If you are considering buying or moving house keep in mind how the area you choose will greatly impact on the asking price. We have rounded up (from the least expensive to the highest) the top ten most expensive cities in the UK when it comes to buying a home.
All statistics are current at the time of writing and are taken from the Zed-Index, which gives property values in all areas of the UK. To put house prices in some perspective, it’s also useful to compare different types of housing in different towns, with contrasting economic status.
Famous for its cathedral, property is still just over the £2,000 per square metre mark at £2,060 in Salisbury in Wiltshire. The average price for a terrace here is £209,390, compared to £97,327 in the coastal town of Morecambe in Lancashire.
All the properties in this list are in the south of England with the exception of Scotland’s capital city. Edinburgh boasts properties costing £2,125 per square metre, and the average detached house costs £466,279 to buy. In the North East of England in Hartlepool, this figure is £220,369. Other cities in Scotland, however, are amongst the most affordable in Britain, with Stirling coming top. Houses there cost only 3.3 times the local average wage.
Bath and north east Somerset has property costing £2,376 per square metre. To buy a flat, the average cost is £241,066. This figure becomes £126,031 in Birmingham in the West Midlands.
Brighton and Hove in Sussex offers property costing £2,549 per square metre, where the average terrace house comes on the market at £330,116. In stark contrast, for the equivalent in Kingston upon Hull in the East Riding of Yorkshire, the price is £87,152.
Chichester and Cambridge are next on the list, at £2,638 and £2,634 per square metre respectively. Chichester in West Sussex presents an average price for a detached house at £484,805. This is compared to £232,845 in Swansea, Wales. As for Cambridge, the average cost of a semi-detached is £314,285. In Doncaster in South Yorkshire, this would be £112,273.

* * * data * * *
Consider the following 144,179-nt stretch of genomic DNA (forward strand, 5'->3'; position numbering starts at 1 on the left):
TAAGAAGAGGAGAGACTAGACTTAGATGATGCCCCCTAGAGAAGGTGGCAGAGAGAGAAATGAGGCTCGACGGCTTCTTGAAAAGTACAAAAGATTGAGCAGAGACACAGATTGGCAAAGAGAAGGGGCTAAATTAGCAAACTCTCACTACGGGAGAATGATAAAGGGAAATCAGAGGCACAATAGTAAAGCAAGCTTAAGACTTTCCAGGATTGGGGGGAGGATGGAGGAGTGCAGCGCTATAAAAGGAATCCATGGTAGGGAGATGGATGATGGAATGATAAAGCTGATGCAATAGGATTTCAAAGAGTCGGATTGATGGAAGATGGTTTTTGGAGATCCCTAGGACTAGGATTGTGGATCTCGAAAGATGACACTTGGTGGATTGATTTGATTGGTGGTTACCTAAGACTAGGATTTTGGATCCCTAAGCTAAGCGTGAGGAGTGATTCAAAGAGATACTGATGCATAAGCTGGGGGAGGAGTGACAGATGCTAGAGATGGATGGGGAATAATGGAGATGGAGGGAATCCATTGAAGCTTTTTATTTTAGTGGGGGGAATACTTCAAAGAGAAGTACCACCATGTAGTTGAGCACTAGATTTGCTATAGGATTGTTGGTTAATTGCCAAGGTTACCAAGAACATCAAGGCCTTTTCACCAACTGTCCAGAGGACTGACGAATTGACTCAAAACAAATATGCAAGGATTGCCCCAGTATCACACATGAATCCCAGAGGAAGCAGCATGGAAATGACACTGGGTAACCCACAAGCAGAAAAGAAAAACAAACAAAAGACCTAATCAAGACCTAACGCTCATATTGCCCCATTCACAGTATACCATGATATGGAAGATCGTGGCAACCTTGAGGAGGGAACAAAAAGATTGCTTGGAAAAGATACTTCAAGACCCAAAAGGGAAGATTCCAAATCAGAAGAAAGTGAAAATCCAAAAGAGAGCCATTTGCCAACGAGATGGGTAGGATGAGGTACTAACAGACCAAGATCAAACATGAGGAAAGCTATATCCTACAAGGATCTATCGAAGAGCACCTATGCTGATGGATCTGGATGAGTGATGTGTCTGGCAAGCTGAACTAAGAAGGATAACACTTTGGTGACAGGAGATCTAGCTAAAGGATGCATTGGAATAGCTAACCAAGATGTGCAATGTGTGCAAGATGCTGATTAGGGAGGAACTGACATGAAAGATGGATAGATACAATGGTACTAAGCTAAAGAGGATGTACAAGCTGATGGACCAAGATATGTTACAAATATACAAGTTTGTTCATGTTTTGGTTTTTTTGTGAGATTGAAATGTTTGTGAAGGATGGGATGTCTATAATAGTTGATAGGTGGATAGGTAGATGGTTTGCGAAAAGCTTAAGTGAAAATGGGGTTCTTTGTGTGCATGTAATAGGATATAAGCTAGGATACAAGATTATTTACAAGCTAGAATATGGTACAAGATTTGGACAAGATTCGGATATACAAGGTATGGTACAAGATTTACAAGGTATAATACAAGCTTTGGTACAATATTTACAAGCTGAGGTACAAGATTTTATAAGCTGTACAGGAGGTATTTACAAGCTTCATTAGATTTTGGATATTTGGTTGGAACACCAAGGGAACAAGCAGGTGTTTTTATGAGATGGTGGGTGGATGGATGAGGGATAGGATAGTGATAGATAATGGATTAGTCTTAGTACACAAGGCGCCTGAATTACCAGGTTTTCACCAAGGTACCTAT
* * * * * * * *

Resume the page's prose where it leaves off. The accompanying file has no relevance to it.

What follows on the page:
Properties in Winchester in Hampshire are a very similar price to Oxford (see below). In fact, they work out at an average of £2,813 per square metre. A flat, on average, would cost £259,628, whereas one in Grimsby in north east Lincolnshire costs £75,920.
Next comes Oxford, where homes cost £2,821 per square metre. A typical house in this university city sells for £341,000, which is eleven times the average local wage. A semi-detached here costs £360,196 on average. Compare this to £141,631 in Fife in Scotland.
The second most expensive city in the UK, according to the Halifax House Price index, is St Albans, Hertfordshire in the south east of England. Here, properties cost £3,227 per square metre, a great deal cheaper than in Westminster but still prohibitively expensive for those on an average wage. A terrace house, on average, will set you back £373,065. Go for the same kind of property in Huddersfield in West Yorkshire and £103,839 is the average price.
Not only the most expensive city to live in the UK, but also one of the most expensive in the world. Residents in the capital must struggle to pay the highest prices for their homes, whether they are paying a mortgage or rent, and the highest fares for public transport. It is also the city where a cup of coffee costs the most and where two tickets for the theatre can cost the equivalent of two days’ hard work in the office.
The average price of a house in our capital city is more than £500,000, unless, that is, you live in Camden, Kensington, Chelsea or Westminster, where it is a staggering £1 million. Homes in Westminster are the dearest, costing an average of £7,587 per square metre. Unsurprisingly, perhaps, given their cost, homes in Westminster are the smallest in size in the UK, at only 71 square metres on average. Renting in London, as elsewhere in Britain, is no cheaper. A one-bedroom flat near Hyde Park costs an average of £1,142 per week to rent.
Across the capital as a whole, the average monthly rent for a furnished flat of 85 square metres is £657.5 per week or £2,630 per month. To, once again, give an example for comparison, a detached house in Westminster, on average, comes at the princely sum of £5,100,890. In Greater Manchester, this becomes £283,503. If you want the kudos of living in the most expensive street in London, you can buy a house on Sackville Street, London W1S, where the average price is £12,426,324.
Of course, other considerations come into play when choosing where to live, including daily cost of living expenses. However, renting or buying a property will undoubtedly form the bulk of your monthly outlay.